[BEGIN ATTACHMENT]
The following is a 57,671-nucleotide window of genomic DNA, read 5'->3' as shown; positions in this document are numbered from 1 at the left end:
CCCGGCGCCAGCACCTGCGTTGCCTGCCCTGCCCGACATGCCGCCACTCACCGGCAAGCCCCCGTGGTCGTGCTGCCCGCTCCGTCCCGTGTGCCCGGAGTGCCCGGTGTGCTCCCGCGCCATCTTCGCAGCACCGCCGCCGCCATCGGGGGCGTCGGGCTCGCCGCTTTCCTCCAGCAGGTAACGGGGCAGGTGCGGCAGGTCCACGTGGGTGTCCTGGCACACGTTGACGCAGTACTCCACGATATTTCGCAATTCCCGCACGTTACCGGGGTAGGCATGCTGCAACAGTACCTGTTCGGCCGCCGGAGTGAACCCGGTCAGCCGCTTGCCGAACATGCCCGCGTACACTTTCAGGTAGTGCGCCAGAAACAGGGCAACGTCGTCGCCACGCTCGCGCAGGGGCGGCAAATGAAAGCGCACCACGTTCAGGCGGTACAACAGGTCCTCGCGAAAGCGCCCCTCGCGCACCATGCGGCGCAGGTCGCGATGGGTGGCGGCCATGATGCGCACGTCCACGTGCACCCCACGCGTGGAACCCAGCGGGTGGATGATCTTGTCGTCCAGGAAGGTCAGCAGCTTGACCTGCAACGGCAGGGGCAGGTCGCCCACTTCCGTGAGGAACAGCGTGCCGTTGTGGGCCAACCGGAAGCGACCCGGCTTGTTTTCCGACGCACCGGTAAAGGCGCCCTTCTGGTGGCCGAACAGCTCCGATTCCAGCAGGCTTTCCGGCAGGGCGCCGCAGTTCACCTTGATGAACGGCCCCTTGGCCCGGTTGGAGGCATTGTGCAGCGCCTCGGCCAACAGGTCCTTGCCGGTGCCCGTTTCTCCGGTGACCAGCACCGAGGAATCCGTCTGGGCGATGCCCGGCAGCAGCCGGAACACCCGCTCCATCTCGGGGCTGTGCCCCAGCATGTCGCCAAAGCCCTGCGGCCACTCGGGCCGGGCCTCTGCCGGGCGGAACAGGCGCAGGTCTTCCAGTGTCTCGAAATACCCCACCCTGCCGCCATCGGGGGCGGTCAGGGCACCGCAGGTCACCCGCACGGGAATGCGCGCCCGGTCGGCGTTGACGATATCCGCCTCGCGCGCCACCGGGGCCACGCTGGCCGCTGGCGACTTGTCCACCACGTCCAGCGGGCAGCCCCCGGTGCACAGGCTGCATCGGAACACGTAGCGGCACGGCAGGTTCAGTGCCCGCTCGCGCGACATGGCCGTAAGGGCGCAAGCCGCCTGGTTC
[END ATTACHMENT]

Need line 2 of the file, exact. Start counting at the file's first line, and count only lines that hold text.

CCCGGCGCCAGCACCTGCGTTGCCTGCCCTGCCCGACATGCCGCCACTCACCGGCAAGCCCCCGTGGTCGTGCTGCCCGCTCCGTCCCGTGTGCCCGGAGTGCCCGGTGTGCTCCCGCGCCATCTTCGCAGCACCGCCGCCGCCATCGGGGGCGTCGGGCTCGCCGCTTTCCTCCAGCAGGTAACGGGGCAGGTGCGGCAGGTCCACGTGGGTGTCCTGGCACACGTTGACGCAGTACTCCACGATATTTCGCAATTCCCGCACGTTACCGGGGTAGGCATGCTGCAACAGTACCTGTTCGGCCGCCGGAGTGAACCCGGTCAGCCGCTTGCCGAACATGCCCGCGTACACTTTCAGGTAGTGCGCCAGAAACAGGGCAACGTCGTCGCCACGCTCGCGCAGGGGCGGCAAATGAAAGCGCACCACGTTCAGGCGGTACAACAGGTCCTCGCGAAAGCGCCCCTCGCGCACCATGCGGCGCAGGTCGCGATGGGTGGCGGCCATGATGCGCACGTCCACGTGCACCCCACGCGTGGAACCCAGCGGGTGGATGATCTTGTCGTCCAGGAAGGTCAGCAGCTTGACCTGCAACGGCAGGGGCAGGTCGCCCACTTCCGTGAGGAACAGCGTGCCGTTGTGGGCCAACCGGAAGCGACCCGGCTTGTTTTCCGACGCACCGGTAAAGGCGCCCTTCTGGTGGCCGAACAGCTCCGATTCCAGCAGGCTTTCCGGCAGGGCGCCGCAGTTCACCTTGATGAACGGCCCCTTGGCCCGGTTGGAGGCATTGTGCAGCGCCTCGGCCAACAGGTCCTTGCCGGTGCCCGTTTCTCCGGTGACCAGCACCGAGGAATCCGTCTGGGCGATGCCCGGCAGCAGCCGGAACACCCGCTCCATCTCGGGGCTGTGCCCCAGCATGTCGCCAAAGCCCTGCGGCCACTCGGGCCGGGCCTCTGCCGGGCGGAACAGGCGCAGGTCTTCCAGTGTCTCGAAATACCCCACCCTGCCGCCATCGGGGGCGGTCAGGGCACCGCAGGTCACCCGCACGGGAATGCGCGCCCGGTCGGCGTTGACGATATCCGCCTCGCGCGCCACCGGGGCCACGCTGGCCGCTGGCGACTTGTCCACCACGTCCAGCGGGCAGCCCCCGGTGCACAGGCTGCATCGGAACACGTAGCGGCACGGCAGGTTCAGTGCCCGCTCGCGCGACATGGCCGTAAGGGCGCAAGCCGCCTGGTTC